I love those 10 commandments personally.
I am a bit of a hyperchondraic and Google is my worst enemy (even before i had MAV) and i find i reguarly need to re-read those 10 to keep my mind on track and keep myself positive that ‘all’ i have is migraine.
Some people will find fault in anything but we should not have to pander to them.
I like to see facts written down in a easy to understand way on an informative site, it keeps me going!


Hi Hillsta – Baloh made those comments in an interview. Have you seen him? Interested in the remarks you got.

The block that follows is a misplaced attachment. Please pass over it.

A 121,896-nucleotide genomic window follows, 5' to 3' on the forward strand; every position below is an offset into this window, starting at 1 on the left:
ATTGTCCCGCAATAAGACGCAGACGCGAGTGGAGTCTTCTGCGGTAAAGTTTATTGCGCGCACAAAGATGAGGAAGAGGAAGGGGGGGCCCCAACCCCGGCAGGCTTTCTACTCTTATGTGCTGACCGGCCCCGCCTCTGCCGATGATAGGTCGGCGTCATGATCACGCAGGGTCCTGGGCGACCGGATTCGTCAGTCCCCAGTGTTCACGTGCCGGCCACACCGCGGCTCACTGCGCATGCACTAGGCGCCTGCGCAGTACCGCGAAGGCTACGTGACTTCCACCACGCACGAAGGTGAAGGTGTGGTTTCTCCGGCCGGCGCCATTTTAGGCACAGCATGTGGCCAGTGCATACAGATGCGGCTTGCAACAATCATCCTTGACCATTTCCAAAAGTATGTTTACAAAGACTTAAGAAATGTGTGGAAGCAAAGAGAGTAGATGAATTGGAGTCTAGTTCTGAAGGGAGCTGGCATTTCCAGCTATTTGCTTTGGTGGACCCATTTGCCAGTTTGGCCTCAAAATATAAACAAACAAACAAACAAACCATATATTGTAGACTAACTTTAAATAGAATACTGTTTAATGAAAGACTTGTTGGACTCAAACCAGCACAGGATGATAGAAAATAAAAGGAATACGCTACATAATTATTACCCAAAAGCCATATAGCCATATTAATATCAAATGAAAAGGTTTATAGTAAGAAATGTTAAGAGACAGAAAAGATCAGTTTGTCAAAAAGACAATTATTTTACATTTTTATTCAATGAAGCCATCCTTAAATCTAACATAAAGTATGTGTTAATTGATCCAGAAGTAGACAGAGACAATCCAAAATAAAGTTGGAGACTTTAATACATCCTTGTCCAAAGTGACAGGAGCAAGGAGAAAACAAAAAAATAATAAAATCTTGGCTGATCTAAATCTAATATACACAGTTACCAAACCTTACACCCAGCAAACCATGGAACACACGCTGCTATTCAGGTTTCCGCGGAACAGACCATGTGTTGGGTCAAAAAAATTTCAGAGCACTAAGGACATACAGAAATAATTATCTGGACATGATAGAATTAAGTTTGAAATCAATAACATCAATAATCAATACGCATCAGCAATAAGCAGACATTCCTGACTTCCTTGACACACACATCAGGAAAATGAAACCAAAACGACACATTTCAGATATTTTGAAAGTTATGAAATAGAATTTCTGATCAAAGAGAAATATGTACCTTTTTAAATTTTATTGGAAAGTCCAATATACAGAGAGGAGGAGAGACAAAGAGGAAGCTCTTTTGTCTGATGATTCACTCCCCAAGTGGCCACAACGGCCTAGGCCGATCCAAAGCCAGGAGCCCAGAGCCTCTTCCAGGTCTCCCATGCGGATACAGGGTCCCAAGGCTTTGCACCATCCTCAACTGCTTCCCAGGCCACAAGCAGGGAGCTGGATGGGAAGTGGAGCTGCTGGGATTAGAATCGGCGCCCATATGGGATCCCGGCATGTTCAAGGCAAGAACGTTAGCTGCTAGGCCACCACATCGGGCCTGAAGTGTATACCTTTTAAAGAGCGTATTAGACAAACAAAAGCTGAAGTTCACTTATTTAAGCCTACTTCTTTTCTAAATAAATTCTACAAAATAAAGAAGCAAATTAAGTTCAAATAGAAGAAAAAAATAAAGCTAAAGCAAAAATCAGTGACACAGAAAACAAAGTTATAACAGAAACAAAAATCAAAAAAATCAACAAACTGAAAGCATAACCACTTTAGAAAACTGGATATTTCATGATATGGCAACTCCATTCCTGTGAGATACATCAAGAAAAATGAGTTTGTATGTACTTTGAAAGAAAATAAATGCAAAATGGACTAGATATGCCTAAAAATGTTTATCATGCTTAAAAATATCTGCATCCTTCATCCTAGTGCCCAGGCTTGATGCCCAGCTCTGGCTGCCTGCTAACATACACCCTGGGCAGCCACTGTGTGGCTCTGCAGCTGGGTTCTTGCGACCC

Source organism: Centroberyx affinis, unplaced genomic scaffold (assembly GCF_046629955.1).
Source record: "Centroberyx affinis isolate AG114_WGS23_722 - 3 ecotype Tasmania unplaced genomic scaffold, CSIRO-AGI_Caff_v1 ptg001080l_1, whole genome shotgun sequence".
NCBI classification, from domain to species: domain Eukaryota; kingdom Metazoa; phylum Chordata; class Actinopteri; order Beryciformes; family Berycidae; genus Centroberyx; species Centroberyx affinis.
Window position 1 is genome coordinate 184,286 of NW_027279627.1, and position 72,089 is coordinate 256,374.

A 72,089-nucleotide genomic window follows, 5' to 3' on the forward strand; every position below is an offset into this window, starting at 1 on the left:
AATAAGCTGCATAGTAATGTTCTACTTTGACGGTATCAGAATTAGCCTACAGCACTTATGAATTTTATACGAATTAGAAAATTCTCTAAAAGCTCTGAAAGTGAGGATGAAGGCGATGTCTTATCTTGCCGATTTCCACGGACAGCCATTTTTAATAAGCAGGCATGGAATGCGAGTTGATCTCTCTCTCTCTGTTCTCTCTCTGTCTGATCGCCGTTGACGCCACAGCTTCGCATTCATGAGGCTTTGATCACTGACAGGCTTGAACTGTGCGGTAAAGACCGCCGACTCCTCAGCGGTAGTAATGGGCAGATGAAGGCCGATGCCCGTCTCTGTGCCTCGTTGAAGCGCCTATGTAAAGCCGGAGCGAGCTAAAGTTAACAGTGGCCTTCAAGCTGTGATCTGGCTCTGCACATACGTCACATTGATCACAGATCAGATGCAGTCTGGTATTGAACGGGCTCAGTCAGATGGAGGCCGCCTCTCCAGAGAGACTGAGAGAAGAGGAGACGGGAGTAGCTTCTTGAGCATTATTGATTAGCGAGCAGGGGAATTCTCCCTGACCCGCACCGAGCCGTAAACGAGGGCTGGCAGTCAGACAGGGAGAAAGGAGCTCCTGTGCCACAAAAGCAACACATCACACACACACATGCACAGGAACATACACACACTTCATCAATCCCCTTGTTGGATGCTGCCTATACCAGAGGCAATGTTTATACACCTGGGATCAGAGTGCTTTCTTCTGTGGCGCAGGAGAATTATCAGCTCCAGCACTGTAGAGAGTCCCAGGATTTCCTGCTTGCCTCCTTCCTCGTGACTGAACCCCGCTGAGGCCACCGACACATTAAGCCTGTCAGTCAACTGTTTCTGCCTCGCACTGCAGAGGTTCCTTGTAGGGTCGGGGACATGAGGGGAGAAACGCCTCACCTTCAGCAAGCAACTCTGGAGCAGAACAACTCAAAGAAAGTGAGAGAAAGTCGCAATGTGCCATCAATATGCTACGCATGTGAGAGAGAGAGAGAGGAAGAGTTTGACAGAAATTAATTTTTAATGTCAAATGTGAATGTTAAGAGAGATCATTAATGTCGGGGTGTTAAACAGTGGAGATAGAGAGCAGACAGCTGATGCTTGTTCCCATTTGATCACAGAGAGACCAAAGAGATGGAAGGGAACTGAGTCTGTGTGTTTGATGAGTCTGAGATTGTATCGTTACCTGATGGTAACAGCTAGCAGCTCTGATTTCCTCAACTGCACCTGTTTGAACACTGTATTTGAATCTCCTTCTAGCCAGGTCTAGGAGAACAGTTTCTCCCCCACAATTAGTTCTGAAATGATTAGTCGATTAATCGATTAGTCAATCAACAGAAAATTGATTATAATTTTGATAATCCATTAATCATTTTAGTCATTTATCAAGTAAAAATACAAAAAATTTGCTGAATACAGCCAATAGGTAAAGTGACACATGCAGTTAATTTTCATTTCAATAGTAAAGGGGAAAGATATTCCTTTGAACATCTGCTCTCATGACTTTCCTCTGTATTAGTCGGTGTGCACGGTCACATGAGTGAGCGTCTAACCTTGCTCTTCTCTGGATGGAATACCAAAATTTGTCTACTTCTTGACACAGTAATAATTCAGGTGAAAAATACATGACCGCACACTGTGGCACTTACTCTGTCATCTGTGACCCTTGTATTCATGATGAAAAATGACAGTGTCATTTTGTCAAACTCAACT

Here’s Baloh’s full comments:

— Begin quote from ____

– There are several genes involved in some with more rare or severe syndromes. Sometimes medications can cause symptoms to totally disappear and sometimes they vanish spontaneously. Baloh is convinced the medications make a difference but be clear that none of these meds are “cures”. All we know is that they cut down on frequency and severity by 50% on average when they are effective. There is no evidence that any medication “resets” the brain. When you go off the meds, sometimes the symptoms don’t come back which is yet another mystery.